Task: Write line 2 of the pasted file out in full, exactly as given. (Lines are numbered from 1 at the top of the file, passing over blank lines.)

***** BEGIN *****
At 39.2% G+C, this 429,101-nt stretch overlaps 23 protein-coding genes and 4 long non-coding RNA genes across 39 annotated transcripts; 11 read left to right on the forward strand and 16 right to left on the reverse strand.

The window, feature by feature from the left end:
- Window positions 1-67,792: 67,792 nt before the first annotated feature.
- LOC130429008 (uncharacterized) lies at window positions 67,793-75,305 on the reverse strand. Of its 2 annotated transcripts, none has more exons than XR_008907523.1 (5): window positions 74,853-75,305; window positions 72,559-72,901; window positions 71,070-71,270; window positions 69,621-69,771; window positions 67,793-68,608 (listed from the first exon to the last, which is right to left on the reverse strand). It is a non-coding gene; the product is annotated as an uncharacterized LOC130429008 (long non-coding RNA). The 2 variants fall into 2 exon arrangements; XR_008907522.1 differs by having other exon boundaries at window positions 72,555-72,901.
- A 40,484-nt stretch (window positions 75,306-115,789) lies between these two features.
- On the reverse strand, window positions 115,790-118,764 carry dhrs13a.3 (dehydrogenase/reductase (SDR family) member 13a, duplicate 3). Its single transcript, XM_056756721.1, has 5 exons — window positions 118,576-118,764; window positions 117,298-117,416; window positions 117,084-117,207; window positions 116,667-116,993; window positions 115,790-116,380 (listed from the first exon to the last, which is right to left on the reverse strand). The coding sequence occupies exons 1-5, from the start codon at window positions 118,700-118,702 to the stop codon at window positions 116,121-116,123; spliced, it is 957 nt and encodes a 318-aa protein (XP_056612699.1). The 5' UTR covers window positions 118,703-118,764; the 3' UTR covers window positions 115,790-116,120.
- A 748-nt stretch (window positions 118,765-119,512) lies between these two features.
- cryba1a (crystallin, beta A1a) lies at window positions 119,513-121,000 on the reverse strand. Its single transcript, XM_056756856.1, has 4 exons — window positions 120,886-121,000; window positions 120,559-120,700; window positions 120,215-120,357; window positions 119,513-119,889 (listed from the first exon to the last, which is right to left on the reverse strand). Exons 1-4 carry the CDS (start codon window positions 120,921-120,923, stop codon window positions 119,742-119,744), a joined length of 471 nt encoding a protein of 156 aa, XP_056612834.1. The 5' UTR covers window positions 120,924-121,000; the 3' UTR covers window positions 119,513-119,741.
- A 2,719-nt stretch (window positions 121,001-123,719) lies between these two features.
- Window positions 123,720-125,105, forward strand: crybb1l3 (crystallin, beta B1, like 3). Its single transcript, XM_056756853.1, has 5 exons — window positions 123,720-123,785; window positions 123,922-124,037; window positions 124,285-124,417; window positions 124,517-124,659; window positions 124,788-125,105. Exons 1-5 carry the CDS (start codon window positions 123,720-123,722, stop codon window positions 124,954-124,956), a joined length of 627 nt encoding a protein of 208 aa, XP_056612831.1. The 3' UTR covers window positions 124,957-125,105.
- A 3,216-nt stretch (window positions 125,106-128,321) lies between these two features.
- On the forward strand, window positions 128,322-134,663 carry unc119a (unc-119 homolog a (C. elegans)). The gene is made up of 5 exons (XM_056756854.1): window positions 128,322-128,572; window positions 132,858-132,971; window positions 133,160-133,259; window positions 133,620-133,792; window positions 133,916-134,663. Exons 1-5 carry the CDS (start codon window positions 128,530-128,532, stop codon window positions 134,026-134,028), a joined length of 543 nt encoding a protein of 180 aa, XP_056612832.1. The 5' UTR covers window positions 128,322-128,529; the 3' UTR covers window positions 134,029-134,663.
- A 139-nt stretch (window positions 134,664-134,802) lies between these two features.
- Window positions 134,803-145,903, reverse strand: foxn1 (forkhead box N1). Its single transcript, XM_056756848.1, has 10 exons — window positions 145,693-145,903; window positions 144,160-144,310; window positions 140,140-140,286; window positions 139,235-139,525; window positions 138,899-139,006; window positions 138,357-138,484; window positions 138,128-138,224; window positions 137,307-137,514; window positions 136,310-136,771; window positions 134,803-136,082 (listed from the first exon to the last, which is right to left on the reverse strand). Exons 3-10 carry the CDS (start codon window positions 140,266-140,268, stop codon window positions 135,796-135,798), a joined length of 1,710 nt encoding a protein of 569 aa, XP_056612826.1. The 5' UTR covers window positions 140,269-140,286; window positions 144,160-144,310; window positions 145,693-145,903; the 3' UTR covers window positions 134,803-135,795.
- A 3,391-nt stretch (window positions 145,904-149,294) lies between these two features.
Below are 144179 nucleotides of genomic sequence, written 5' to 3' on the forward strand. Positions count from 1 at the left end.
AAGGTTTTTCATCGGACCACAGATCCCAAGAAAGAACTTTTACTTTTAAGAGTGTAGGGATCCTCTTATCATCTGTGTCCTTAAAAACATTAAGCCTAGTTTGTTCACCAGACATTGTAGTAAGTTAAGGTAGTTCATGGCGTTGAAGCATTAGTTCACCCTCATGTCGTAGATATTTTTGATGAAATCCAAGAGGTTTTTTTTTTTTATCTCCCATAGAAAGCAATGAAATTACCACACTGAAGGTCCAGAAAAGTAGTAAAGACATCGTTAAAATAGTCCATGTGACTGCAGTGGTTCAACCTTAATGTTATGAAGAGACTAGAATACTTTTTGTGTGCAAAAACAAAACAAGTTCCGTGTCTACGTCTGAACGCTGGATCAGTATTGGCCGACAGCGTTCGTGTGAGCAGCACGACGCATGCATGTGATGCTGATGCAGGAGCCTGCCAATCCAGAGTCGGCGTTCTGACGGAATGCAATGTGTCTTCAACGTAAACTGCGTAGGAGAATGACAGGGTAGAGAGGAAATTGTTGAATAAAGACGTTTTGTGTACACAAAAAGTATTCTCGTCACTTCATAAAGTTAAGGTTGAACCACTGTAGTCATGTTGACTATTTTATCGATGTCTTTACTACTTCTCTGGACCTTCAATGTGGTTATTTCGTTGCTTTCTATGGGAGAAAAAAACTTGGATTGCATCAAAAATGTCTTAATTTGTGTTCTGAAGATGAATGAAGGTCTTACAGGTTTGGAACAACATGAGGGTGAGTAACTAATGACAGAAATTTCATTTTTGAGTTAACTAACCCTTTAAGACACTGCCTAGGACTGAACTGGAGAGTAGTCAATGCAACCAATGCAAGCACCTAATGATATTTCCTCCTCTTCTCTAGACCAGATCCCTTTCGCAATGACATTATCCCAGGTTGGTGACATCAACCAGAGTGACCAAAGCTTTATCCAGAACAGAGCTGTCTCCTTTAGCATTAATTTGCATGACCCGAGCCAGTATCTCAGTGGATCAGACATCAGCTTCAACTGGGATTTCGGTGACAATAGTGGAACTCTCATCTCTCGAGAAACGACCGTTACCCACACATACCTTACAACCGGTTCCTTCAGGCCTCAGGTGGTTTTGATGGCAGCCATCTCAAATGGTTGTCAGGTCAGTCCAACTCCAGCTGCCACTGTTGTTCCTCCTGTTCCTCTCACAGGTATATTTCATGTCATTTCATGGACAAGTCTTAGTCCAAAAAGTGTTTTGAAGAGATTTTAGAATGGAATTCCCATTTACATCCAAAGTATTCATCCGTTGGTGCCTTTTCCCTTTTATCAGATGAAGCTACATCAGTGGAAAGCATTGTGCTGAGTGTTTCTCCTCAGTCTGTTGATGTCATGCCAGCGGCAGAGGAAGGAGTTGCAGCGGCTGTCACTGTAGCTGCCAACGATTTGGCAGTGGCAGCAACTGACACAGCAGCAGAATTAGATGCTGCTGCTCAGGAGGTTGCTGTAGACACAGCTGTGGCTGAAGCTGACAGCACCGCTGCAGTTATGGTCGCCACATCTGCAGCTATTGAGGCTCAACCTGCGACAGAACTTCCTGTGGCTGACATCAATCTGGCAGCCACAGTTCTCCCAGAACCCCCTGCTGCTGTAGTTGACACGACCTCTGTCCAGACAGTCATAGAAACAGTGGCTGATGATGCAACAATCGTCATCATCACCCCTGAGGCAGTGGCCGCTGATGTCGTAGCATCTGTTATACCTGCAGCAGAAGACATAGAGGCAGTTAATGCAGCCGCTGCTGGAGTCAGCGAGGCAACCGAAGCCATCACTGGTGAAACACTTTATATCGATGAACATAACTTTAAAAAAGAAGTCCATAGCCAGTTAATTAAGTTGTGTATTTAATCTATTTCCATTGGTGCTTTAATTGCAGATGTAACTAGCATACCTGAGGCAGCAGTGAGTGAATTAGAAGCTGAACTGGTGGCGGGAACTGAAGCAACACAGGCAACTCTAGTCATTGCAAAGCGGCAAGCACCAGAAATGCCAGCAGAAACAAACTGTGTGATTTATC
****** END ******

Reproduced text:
The window, feature by feature from the left end: